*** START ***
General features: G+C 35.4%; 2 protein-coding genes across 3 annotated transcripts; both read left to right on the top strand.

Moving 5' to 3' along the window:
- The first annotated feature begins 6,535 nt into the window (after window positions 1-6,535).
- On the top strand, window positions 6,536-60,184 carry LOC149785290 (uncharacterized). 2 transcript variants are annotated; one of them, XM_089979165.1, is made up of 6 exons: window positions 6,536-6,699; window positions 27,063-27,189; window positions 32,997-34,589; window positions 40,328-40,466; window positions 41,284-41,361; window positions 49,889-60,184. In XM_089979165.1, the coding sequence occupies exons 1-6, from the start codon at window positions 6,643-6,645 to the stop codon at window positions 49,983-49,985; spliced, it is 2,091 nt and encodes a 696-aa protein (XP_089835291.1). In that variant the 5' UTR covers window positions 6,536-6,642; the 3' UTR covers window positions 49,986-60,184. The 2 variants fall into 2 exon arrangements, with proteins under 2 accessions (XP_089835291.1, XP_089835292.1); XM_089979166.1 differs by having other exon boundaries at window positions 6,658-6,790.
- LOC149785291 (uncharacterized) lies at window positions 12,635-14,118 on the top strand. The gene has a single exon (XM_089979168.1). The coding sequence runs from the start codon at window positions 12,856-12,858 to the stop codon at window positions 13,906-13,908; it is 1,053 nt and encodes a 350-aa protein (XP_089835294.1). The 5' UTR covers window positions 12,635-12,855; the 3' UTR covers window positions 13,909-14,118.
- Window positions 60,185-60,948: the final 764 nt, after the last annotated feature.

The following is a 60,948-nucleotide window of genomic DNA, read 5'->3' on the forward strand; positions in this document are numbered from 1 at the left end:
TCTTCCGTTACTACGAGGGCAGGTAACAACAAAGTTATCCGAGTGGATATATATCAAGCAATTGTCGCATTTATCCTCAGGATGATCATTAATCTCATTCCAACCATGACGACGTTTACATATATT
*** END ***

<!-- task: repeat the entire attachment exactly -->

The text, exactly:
General features: G+C 35.4%; 2 protein-coding genes across 3 annotated transcripts; both read left to right on the top strand.

Moving 5' to 3' along the window:
- The first annotated feature begins 6,535 nt into the window (after window positions 1-6,535).
- On the top strand, window positions 6,536-60,184 carry LOC149785290 (uncharacterized). 2 transcript variants are annotated; one of them, XM_089979165.1, is made up of 6 exons: window positions 6,536-6,699; window positions 27,063-27,189; window positions 32,997-34,589; window positions 40,328-40,466; window positions 41,284-41,361; window positions 49,889-60,184. In XM_089979165.1, the coding sequence occupies exons 1-6, from the start codon at window positions 6,643-6,645 to the stop codon at window positions 49,983-49,985; spliced, it is 2,091 nt and encodes a 696-aa protein (XP_089835291.1). In that variant the 5' UTR covers window positions 6,536-6,642; the 3' UTR covers window positions 49,986-60,184. The 2 variants fall into 2 exon arrangements, with proteins under 2 accessions (XP_089835291.1, XP_089835292.1); XM_089979166.1 differs by having other exon boundaries at window positions 6,658-6,790.
- LOC149785291 (uncharacterized) lies at window positions 12,635-14,118 on the top strand. The gene has a single exon (XM_089979168.1). The coding sequence runs from the start codon at window positions 12,856-12,858 to the stop codon at window positions 13,906-13,908; it is 1,053 nt and encodes a 350-aa protein (XP_089835294.1). The 5' UTR covers window positions 12,635-12,855; the 3' UTR covers window positions 13,909-14,118.
- Window positions 60,185-60,948: the final 764 nt, after the last annotated feature.

The following is a 60,948-nucleotide window of genomic DNA, read 5'->3' on the forward strand; positions in this document are numbered from 1 at the left end:
TCTTCCGTTACTACGAGGGCAGGTAACAACAAAGTTATCCGAGTGGATATATATCAAGCAATTGTCGCATTTATCCTCAGGATGATCATTAATCTCATTCCAACCATGACGACGTTTACATATATT